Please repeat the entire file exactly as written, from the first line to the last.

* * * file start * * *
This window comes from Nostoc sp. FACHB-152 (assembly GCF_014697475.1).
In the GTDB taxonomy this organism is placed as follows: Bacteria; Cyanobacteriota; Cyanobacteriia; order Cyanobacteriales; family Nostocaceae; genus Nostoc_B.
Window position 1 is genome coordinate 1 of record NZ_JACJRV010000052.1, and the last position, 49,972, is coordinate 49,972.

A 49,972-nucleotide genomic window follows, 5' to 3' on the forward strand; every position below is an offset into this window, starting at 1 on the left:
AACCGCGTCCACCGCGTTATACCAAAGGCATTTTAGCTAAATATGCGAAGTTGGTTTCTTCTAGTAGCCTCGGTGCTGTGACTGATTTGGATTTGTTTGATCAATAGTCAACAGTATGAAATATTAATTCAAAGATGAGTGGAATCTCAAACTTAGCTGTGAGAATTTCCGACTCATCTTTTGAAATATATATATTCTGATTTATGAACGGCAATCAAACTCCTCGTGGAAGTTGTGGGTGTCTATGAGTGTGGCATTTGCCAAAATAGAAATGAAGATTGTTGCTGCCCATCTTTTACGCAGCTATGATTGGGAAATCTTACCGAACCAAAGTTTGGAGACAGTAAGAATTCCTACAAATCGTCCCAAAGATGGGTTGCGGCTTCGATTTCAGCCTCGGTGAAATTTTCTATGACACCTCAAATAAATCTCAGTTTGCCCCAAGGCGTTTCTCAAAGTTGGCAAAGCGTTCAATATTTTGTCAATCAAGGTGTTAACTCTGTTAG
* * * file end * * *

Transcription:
This window comes from Nostoc sp. FACHB-152 (assembly GCF_014697475.1).
In the GTDB taxonomy this organism is placed as follows: Bacteria; Cyanobacteriota; Cyanobacteriia; order Cyanobacteriales; family Nostocaceae; genus Nostoc_B.
Window position 1 is genome coordinate 1 of record NZ_JACJRV010000052.1, and the last position, 49,972, is coordinate 49,972.

A 49,972-nucleotide genomic window follows, 5' to 3' on the forward strand; every position below is an offset into this window, starting at 1 on the left:
AACCGCGTCCACCGCGTTATACCAAAGGCATTTTAGCTAAATATGCGAAGTTGGTTTCTTCTAGTAGCCTCGGTGCTGTGACTGATTTGGATTTGTTTGATCAATAGTCAACAGTATGAAATATTAATTCAAAGATGAGTGGAATCTCAAACTTAGCTGTGAGAATTTCCGACTCATCTTTTGAAATATATATATTCTGATTTATGAACGGCAATCAAACTCCTCGTGGAAGTTGTGGGTGTCTATGAGTGTGGCATTTGCCAAAATAGAAATGAAGATTGTTGCTGCCCATCTTTTACGCAGCTATGATTGGGAAATCTTACCGAACCAAAGTTTGGAGACAGTAAGAATTCCTACAAATCGTCCCAAAGATGGGTTGCGGCTTCGATTTCAGCCTCGGTGAAATTTTCTATGACACCTCAAATAAATCTCAGTTTGCCCCAAGGCGTTTCTCAAAGTTGGCAAAGCGTTCAATATTTTGTCAATCAAGGTGTTAACTCTGTTAG